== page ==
“I and the Father are one.” (John 10:30)

This famous quote was in response to a demand made by a crowd of Jews that surrounded Jesus at the temple: “If you are the Messiah, tell us plainly” (John 10:24). Jesus rebuked them, because He had already made it plain, by the works that He did, that He was indeed the Messiah (verse 25). He then spoke of His sheep and their secure relationship to their Shepherd, and He made His startling claim that He is one with the Father. His hearers understood exactly what Jesus meant: that He was God in the flesh (verse 33). In response to Jesus’ radical claim, His opponents picked up stones to stone Him for blasphemy (verse 31). Although Jesus escaped at this time, His enemies would later use the statement against Him as a reason for His crucifixion (John 19:7).

“Therefore do not worry about tomorrow, for tomorrow will worry about itself.” (Matthew 6:34)

With these famous words, Jesus was warning believers against anxiety. There is no need to fear about our basic needs being met. Not only did Jesus remind us of His great love and care for His own (Matthew 6:26–30), but He also laid out our priorities: our first order of business is to seek His will and His kingdom, and then “all these things will be given to you as well” (verse 33).

“‘Love the Lord your God with all your heart and with all your soul and with all your mind.’ This is the first and greatest commandment. And the second is like it: ‘Love your neighbor as yourself.’ All the Law and the Prophets hang on these two commandments.” (Matthew 22:37–40)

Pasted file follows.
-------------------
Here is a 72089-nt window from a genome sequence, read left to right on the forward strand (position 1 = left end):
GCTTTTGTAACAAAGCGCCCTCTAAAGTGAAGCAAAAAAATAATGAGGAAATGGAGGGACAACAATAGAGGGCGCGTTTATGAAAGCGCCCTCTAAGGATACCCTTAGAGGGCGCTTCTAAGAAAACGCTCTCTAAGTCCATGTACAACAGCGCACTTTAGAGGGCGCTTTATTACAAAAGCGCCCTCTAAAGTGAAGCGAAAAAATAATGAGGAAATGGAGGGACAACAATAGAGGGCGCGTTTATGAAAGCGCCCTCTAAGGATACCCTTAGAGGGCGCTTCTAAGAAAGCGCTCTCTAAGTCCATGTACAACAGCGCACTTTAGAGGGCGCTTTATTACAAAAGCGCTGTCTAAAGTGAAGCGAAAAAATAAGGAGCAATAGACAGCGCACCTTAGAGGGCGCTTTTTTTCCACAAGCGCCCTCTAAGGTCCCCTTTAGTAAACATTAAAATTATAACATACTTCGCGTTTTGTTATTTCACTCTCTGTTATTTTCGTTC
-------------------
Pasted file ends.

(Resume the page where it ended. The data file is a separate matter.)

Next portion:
In this statement, Jesus reiterates two commands from the Old Testament (found in Deuteronomy 6:5 and Leviticus 19:18). These two commandments, both rooted in love, encapsulate the whole of the Old Testament, according to Jesus. Each of God’s specific rules for living can be traced back to either love for God or love for people (cf. Galatians 5:14).

“If anyone slaps you on the right cheek, turn to them the other cheek also.” (Matthew 5:39)

Throughout His ministry, Jesus often directed people to do things that were nonintuitive. The commandment to “turn the other cheek” is one example. Because of our human nature, revenge and anger seem the most natural reactions when someone wrongs us. But Jesus asks us to deny our natural tendencies in order to display a godly attitude. Rather than repay evil with more evil, we are to react with humility and repay evil with blessing (cf. 1 Peter 3:9).